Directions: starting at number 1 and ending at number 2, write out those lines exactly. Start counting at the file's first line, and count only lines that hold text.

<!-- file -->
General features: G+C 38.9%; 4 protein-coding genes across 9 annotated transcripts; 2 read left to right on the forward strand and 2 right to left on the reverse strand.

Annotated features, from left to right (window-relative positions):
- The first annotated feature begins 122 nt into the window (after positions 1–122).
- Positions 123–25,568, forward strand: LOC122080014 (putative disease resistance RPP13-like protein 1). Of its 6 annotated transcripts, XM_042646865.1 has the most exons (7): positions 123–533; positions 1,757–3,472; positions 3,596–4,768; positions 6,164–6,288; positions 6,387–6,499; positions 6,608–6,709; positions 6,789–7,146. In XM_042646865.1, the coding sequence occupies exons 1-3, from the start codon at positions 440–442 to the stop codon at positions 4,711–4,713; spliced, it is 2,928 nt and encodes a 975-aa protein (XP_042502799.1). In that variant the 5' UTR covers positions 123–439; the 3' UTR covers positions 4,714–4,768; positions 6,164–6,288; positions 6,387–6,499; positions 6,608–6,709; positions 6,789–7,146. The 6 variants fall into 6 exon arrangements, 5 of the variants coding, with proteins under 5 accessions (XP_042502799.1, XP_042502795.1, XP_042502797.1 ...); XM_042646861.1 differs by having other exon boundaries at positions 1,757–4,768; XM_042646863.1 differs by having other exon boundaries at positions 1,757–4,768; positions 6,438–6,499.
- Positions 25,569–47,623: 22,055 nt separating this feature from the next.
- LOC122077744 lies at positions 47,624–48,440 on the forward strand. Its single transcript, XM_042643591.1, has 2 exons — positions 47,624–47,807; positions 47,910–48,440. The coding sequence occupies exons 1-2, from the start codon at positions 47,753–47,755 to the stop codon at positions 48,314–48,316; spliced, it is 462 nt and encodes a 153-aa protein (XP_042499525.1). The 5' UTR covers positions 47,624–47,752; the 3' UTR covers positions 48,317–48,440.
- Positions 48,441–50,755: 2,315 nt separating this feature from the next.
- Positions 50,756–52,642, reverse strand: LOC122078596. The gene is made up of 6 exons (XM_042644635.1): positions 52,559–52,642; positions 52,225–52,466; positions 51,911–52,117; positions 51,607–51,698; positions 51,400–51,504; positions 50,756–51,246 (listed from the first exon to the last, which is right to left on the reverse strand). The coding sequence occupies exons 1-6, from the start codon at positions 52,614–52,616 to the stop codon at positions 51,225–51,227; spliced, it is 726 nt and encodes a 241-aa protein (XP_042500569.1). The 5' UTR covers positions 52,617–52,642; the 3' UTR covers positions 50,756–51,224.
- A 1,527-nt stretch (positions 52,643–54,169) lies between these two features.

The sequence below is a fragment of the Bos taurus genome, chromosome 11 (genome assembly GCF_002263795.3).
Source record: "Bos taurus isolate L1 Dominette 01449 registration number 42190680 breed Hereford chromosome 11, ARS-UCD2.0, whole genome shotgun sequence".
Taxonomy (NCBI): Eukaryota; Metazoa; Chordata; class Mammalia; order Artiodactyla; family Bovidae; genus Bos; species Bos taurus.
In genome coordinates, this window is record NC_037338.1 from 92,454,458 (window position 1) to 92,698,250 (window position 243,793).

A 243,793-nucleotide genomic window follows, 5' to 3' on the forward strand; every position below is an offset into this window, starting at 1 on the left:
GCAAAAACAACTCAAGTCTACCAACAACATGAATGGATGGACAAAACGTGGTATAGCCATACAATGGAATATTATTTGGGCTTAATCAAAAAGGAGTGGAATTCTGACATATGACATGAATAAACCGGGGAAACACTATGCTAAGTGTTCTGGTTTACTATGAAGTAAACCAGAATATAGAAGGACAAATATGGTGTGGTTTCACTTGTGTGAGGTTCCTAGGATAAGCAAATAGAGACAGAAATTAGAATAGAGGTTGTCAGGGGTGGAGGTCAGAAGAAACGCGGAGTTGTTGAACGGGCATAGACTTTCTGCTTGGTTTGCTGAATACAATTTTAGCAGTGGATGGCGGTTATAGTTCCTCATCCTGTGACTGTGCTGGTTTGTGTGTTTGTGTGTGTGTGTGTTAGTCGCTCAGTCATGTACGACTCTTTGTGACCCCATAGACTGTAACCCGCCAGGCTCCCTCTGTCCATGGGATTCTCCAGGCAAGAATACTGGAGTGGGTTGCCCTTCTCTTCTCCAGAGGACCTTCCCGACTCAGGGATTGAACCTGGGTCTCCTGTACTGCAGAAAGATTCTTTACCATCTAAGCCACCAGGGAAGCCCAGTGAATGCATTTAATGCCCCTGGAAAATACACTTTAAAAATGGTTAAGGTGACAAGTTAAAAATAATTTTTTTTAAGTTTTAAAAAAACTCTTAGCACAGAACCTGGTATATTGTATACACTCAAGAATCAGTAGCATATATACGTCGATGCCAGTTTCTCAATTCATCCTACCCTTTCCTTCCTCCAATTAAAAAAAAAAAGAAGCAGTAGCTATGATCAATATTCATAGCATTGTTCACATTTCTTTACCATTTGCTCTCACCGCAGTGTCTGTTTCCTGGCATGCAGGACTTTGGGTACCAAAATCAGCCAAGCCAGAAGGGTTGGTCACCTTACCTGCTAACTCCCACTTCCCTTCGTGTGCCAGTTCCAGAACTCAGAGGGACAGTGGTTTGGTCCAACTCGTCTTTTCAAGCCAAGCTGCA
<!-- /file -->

General features: G+C 38.9%; 4 protein-coding genes across 9 annotated transcripts; 2 read left to right on the forward strand and 2 right to left on the reverse strand.

Annotated features, from left to right (window-relative positions):